Natalie May holds an MA and BA in psychology from Wesleyan University with a focus on child development, social and emotional learning (SEL), and educational interventions. Natalie’s engagement with this work began through her undergraduate research at Wesleyan’s Cognitive Development Lab, focusing on early numeracy and social-emotional development. Natalie was first introduced to university-community partnerships through Kindergarten Kickstart, a research-based preschool where she taught and coordinated intervention training for teachers. She continued to engage in research-practitioner partnerships through her Master’s thesis by developing and piloting Start with Yourself, a program for educators that focuses on developing their own SEL competencies so they can manage job-related stress and model these skills to their students. In her current position as a project coordinator at the Center for Social Development and Education at UMass Boston, Natalie conducts piloting and development work in partnership with teachers and coaches to promote SEL within inclusive extracurricular programming for students with and without intellectual disability. Using interviews, focus groups, and observational methods to draw on the perspectives of multiple stakeholders in a school, Natalie’s research takes a comprehensive approach to understanding how SEL operates within the educational space. As an emerging researcher, Natalie is excited to continue collaborating with and learning from teachers and students about how to support whole child development for all. Natalie also works with Special Olympics Unified Champion Schools on various research projects.

Nathan Maynard is a youth advocate, educational leader, and change maker. He is the co-author of Washington Post bestselling and award-winning Hacking School Discipline: 9 Ways to Create a Culture of Empathy and Responsibility Using Restorative Justice. Nathan also is the co-founder of BehaviorFlip, the first restorative behavior management software. Nathan studied behavioral neuroscience at Purdue University and has been facilitating restorative practices for more than 10 years. He was awarded “Youth Worker of the Year” through dedicating his time with helping underserved and underprivileged youth involved with the juvenile justice system in Indiana. He was instrumental in the design and opening of Purdue University's first high school in 2017, Purdue Polytechnic High School, serving underserved and underprivileged youth in inner city Indianapolis, Indiana. Prior to his four years as a school administrator, he was a youth worker and program director in a youth residential treatment care center. He is passionate about addressing the school-to-prison pipeline crisis and closing the achievement gap through implementing trauma-informed behavioral practices. Nathan has expertise in Dialectical Behavioral Coaching, Motivational Interviewing, Positive Youth Development, Restorative Justice, and Trauma-Informed building practices to assist with creating positive school climates.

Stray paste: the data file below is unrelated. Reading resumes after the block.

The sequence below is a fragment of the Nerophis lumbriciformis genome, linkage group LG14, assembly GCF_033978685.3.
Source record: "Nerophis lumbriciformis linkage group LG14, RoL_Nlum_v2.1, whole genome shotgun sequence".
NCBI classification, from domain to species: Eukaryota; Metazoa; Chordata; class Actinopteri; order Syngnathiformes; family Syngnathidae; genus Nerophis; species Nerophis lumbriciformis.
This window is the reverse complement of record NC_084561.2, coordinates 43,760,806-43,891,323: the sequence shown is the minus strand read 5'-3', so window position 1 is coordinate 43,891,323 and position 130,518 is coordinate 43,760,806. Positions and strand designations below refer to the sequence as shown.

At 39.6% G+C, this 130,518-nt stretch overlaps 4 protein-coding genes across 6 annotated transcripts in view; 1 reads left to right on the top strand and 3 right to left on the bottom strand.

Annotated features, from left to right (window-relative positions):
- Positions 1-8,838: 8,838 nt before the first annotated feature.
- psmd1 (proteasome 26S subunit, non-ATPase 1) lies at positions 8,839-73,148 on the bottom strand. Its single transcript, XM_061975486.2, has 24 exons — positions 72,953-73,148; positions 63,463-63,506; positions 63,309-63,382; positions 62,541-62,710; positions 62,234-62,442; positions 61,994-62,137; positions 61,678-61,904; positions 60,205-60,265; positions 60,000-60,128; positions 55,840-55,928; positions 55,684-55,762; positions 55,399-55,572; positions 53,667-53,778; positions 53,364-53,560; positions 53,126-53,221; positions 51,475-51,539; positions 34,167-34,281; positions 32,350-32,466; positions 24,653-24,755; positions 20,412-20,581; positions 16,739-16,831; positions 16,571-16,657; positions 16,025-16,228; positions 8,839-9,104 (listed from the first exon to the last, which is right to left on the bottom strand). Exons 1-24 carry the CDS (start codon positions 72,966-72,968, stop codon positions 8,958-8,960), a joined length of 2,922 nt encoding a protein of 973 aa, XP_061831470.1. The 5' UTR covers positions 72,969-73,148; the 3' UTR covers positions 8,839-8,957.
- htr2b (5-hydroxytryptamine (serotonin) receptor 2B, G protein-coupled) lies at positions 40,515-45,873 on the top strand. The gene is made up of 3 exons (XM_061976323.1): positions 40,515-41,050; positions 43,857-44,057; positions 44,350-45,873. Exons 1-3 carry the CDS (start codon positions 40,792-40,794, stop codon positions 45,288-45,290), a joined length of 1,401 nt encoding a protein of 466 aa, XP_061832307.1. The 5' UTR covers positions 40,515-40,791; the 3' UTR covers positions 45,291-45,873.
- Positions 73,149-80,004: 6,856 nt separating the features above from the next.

Ann McCarty Perez, Ed.D., is the executive director of teaching and learning for the Bowling Green City Schools (Ohio). She is responsible for K-12 curriculum, instruction, and assessment. Her duties include overseeing federal programs, the district Ohio Improvement Process, professional development, student teacher placements, and other district programming. Since 1997, Ann has been a middle school music teacher, assistant principal, and principal at schools in Virginia and Ohio. In her various roles she has implemented curriculum writing activities, program and process reviews, responsive instruction, and student behavior modification plans; coordinated projects to reduce truancy; increased student achievement; provided services for at-risk students; and collaborated with parents to create school community. Her committee work has included teacher evaluation system writing, digital learning, district-wide assessment and evaluation, capacity and facilities, special education advisory, literacy task force, equity, and visual and performing arts, all of which have worked to influence policy and practices to improve the educational experiences of students. In 2014, Ann was a representative for the School Superintendents Association (AASA) where she traveled to China and attended the Jiangsu International Forum for School Principals. In addition to her work with AMLE, she has been an adjunct professor at George Washington University where she worked with aspiring school leaders on supervision of instruction. She is a passionate educator who believes in the process of continual improvement to provide students with the education they deserve.